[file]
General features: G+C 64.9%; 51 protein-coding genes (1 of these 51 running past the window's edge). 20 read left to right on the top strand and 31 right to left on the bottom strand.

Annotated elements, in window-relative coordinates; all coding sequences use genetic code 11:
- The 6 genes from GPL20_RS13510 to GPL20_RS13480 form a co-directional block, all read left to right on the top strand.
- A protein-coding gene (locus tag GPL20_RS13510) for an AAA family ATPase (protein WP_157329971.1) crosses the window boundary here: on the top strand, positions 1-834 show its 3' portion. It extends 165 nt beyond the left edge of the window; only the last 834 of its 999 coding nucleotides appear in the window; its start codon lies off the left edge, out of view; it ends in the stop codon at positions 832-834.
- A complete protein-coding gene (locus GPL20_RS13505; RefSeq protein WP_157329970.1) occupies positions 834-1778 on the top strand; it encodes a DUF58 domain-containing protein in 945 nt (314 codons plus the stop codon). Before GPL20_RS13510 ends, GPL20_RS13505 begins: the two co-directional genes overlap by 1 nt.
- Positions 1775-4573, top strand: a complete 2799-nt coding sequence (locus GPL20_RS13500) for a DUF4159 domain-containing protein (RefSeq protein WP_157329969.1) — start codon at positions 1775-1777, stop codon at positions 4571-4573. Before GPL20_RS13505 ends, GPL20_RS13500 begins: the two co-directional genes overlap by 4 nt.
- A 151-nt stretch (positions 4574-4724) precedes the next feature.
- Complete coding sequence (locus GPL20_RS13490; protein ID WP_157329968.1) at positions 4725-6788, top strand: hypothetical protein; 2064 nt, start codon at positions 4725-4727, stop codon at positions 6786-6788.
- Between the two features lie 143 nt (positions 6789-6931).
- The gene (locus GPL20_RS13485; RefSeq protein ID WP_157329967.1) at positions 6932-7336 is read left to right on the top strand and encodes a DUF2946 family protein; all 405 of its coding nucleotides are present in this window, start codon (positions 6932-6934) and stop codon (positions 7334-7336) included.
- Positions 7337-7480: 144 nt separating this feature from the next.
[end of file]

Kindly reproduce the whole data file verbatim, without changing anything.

General features: G+C 64.9%; 51 protein-coding genes (1 of these 51 running past the window's edge). 20 read left to right on the top strand and 31 right to left on the bottom strand.

Annotated elements, in window-relative coordinates; all coding sequences use genetic code 11:
- The 6 genes from GPL20_RS13510 to GPL20_RS13480 form a co-directional block, all read left to right on the top strand.
- A protein-coding gene (locus tag GPL20_RS13510) for an AAA family ATPase (protein WP_157329971.1) crosses the window boundary here: on the top strand, positions 1-834 show its 3' portion. It extends 165 nt beyond the left edge of the window; only the last 834 of its 999 coding nucleotides appear in the window; its start codon lies off the left edge, out of view; it ends in the stop codon at positions 832-834.
- A complete protein-coding gene (locus GPL20_RS13505; RefSeq protein WP_157329970.1) occupies positions 834-1778 on the top strand; it encodes a DUF58 domain-containing protein in 945 nt (314 codons plus the stop codon). Before GPL20_RS13510 ends, GPL20_RS13505 begins: the two co-directional genes overlap by 1 nt.
- Positions 1775-4573, top strand: a complete 2799-nt coding sequence (locus GPL20_RS13500) for a DUF4159 domain-containing protein (RefSeq protein WP_157329969.1) — start codon at positions 1775-1777, stop codon at positions 4571-4573. Before GPL20_RS13505 ends, GPL20_RS13500 begins: the two co-directional genes overlap by 4 nt.
- A 151-nt stretch (positions 4574-4724) precedes the next feature.
- Complete coding sequence (locus GPL20_RS13490; protein ID WP_157329968.1) at positions 4725-6788, top strand: hypothetical protein; 2064 nt, start codon at positions 4725-4727, stop codon at positions 6786-6788.
- Between the two features lie 143 nt (positions 6789-6931).
- The gene (locus GPL20_RS13485; RefSeq protein ID WP_157329967.1) at positions 6932-7336 is read left to right on the top strand and encodes a DUF2946 family protein; all 405 of its coding nucleotides are present in this window, start codon (positions 6932-6934) and stop codon (positions 7334-7336) included.
- Positions 7337-7480: 144 nt separating this feature from the next.